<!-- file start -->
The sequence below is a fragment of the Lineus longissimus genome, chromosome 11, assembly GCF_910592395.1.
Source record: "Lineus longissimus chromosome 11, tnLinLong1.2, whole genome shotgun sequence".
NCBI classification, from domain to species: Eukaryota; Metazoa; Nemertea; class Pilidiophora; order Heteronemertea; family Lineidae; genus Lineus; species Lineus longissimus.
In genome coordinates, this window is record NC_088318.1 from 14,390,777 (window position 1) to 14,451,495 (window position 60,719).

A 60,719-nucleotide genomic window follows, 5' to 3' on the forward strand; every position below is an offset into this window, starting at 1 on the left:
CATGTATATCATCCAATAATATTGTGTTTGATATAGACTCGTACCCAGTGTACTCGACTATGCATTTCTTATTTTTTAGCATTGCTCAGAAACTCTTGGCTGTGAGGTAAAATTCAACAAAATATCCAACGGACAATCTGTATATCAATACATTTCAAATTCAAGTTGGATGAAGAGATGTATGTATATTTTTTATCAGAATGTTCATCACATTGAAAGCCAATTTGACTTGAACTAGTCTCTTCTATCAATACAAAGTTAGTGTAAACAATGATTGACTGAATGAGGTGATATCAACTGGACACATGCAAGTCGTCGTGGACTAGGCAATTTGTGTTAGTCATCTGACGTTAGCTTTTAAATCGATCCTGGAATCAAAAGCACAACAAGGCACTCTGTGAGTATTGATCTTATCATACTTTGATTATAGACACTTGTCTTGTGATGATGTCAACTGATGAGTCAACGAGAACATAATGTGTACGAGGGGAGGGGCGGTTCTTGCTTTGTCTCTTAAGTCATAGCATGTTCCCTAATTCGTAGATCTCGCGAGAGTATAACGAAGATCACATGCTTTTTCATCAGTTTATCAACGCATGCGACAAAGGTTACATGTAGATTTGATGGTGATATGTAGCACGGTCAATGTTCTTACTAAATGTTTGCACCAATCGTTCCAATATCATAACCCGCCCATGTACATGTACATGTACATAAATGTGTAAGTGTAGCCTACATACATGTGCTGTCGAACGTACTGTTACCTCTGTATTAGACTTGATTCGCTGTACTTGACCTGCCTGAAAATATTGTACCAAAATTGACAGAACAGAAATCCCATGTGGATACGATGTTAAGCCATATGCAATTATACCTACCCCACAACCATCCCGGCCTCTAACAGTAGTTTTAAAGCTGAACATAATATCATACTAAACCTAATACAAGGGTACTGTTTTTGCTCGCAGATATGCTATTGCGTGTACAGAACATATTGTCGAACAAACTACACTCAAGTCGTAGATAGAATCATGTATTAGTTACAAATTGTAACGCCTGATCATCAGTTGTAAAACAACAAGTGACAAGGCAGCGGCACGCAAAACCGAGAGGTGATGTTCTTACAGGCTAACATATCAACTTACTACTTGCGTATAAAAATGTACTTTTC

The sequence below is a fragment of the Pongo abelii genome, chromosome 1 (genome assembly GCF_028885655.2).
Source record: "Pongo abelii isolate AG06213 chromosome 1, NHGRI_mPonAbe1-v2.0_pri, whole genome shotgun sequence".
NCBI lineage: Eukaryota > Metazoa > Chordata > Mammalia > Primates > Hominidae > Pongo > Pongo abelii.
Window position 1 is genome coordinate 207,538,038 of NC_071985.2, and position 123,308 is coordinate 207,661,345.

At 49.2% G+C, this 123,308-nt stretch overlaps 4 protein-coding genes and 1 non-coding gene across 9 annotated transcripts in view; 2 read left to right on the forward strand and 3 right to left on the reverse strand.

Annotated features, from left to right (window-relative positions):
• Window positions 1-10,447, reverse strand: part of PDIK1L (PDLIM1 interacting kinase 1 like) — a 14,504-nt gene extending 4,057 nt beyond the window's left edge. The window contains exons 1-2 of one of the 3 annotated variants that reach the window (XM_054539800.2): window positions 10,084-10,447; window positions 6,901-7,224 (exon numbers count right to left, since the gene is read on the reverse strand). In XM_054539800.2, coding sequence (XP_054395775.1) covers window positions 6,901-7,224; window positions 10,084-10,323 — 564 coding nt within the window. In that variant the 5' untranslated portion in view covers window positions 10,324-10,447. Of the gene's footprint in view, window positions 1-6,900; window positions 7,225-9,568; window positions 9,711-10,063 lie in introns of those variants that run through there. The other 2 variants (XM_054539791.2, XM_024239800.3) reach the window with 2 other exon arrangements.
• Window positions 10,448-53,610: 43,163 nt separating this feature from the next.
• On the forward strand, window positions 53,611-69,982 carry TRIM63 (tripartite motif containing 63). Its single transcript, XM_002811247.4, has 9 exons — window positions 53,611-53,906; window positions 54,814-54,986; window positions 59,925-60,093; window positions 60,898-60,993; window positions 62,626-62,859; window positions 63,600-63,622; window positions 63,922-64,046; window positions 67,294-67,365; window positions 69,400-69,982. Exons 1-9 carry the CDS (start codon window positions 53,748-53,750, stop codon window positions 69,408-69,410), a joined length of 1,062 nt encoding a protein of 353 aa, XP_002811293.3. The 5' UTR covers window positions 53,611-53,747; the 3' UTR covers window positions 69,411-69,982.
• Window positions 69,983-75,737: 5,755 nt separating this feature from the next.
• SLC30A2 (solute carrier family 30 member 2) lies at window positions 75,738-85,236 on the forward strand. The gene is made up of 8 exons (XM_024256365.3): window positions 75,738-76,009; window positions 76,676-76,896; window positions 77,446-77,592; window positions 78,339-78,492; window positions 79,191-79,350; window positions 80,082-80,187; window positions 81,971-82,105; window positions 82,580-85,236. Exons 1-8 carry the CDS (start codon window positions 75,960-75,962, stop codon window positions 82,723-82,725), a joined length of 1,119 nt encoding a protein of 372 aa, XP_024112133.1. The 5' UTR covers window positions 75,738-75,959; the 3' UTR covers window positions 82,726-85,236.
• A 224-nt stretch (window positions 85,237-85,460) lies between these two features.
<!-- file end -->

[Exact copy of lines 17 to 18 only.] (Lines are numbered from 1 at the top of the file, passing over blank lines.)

• SLC30A2 (solute carrier family 30 member 2) lies at window positions 75,738-85,236 on the forward strand. The gene is made up of 8 exons (XM_024256365.3): window positions 75,738-76,009; window positions 76,676-76,896; window positions 77,446-77,592; window positions 78,339-78,492; window positions 79,191-79,350; window positions 80,082-80,187; window positions 81,971-82,105; window positions 82,580-85,236. Exons 1-8 carry the CDS (start codon window positions 75,960-75,962, stop codon window positions 82,723-82,725), a joined length of 1,119 nt encoding a protein of 372 aa, XP_024112133.1. The 5' UTR covers window positions 75,738-75,959; the 3' UTR covers window positions 82,726-85,236.
• A 224-nt stretch (window positions 85,237-85,460) lies between these two features.